July 18, 2010

Watch Inception with a brain or two

I love Christopher Nolan movies because they make me think. I hate them because he's always trying to show off his intelligence. Inception is one more movie which I will have to watch again to grasp it completely. I think Nolan cuts off a sizable proportion of his audience by making his movies intellectually complex. Many people like me find The Dark Knight amazing, but there are plenty more people who think it sucks and slept before halfway through the movie. (I think that's reasonable - if you just fail to appreciate Ledger's performance and hate superheroes, the movie has little in terms of quality entertainment).

I am meandering away right at the start here, and let me get to the point. Inception is a truly standout movie, purely on merit of its concept, its idea. I remember watching the trailer in May and getting all excited about the basic idea of the movie - robbing your ideas in your subconscious. I couldn't wait to watch it unfold on screen. Other than the basic idea, the movie is good action, with a strong performance from DiCaprio, but that's pretty much it, I believe. The movie could be much, much more.

Watanabe is initially projected as a villain, but gets reduced to a tame supporting role. Ellen Page's role promised much and delivered to a good extent, but did not satisfy. The source of Cobb's disturbed mental state is unconvincing - the whole Mal line could be dropped off and more complex relationships between the team members themselves could be portrayed. I would have liked to see Tom Hardy and Joseph Gordon-Levitt, in particular, with meatier roles - giving their roles as much meat as Ellen Page's role has would be good. Having said that, the Mal line does increase the depth of Cobb's character and does justify Nolan's claim that "the emotional journey of Cobb's character is the driving force of the movie." (That's pretty damn right, Cobb's role to Inception is just what The Joker was to Dark Knight)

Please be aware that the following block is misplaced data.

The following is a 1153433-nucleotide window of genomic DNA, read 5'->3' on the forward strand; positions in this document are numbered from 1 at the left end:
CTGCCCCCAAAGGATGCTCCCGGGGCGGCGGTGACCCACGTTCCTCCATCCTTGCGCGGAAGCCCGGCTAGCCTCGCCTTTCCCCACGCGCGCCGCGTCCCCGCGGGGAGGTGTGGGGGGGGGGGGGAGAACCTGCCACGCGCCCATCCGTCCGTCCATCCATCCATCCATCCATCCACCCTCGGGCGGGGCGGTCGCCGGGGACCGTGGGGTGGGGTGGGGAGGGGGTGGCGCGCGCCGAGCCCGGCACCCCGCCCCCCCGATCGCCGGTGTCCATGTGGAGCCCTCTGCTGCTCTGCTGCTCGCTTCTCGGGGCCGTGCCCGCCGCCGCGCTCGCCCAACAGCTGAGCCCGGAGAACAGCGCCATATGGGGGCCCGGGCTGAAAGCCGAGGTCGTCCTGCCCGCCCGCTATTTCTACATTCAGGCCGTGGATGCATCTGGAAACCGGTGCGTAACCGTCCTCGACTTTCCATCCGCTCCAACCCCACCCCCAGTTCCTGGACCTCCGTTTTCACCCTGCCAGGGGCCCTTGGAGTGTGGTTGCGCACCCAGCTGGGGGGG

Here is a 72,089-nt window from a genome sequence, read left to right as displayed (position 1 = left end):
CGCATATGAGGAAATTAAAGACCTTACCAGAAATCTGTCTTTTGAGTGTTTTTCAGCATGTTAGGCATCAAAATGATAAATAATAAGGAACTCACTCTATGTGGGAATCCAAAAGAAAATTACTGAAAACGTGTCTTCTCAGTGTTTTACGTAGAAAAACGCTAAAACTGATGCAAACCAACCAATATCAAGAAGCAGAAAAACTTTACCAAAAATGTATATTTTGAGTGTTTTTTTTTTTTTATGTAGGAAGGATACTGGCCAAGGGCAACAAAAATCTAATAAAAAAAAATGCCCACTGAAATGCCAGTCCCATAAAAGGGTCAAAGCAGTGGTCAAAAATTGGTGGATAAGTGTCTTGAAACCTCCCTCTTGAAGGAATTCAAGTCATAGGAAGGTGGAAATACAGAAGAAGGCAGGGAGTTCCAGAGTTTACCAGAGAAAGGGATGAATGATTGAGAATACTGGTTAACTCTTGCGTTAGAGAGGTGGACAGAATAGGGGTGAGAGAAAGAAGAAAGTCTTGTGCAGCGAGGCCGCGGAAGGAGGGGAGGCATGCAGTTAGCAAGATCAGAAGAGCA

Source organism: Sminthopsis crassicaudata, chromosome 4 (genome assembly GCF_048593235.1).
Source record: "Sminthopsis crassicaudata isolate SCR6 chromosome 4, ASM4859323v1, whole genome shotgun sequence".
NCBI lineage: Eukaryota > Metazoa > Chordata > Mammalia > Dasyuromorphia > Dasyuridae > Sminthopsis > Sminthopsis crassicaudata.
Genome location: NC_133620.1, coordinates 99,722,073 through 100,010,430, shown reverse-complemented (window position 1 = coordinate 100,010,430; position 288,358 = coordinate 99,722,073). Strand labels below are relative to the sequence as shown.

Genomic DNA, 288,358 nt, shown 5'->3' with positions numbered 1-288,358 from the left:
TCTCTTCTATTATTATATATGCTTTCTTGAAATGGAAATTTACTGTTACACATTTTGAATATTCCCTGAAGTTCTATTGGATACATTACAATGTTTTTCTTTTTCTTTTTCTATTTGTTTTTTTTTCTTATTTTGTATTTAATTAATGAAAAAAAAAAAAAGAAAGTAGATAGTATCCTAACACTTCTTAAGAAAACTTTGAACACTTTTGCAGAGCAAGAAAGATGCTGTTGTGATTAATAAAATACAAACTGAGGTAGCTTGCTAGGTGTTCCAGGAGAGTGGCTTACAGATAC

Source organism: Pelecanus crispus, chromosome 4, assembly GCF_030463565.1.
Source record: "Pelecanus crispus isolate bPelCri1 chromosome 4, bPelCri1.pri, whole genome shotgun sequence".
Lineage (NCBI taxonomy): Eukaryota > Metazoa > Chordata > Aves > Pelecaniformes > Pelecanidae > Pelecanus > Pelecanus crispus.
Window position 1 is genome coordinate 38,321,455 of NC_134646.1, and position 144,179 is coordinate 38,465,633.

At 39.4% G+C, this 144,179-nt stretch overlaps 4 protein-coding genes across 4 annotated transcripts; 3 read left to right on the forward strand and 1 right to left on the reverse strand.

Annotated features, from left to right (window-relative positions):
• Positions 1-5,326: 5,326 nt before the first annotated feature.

Keeping the actors and the roles aside, the development of the idea is really good. The thief creates the world of the dream and the victim fills it with his subconscious. The victim can be made to dream within a dream, driving everyone in the heist deeper into his subconscious and hence closer to his secrets. The deeper the level of the dream, the slower time passes. So, 2 minutes in real life means an hour at the first dream level and 10 hours at the second level and so on. The thief takes advantage of the fact that on waking up, the victim never remembers how his dream began, but only the end. I found the concept of limbo very interesting. It goes like this: If you are hurt in a dream, the pain feels very real, but you are still in your dream. If you die in your dream, you wake up instantly. But, if you die in your dream while being too sedated to wake up, you go into limbo - a state of unconstructed dream space where a few real-time seconds can be decades.

These are the things that make the movie intellectually irresistible - just like The Matrix. And that's why it's a must watch. Watch it seriously with a bunch of non-nuthead friends and you will be talking about it for a while after.

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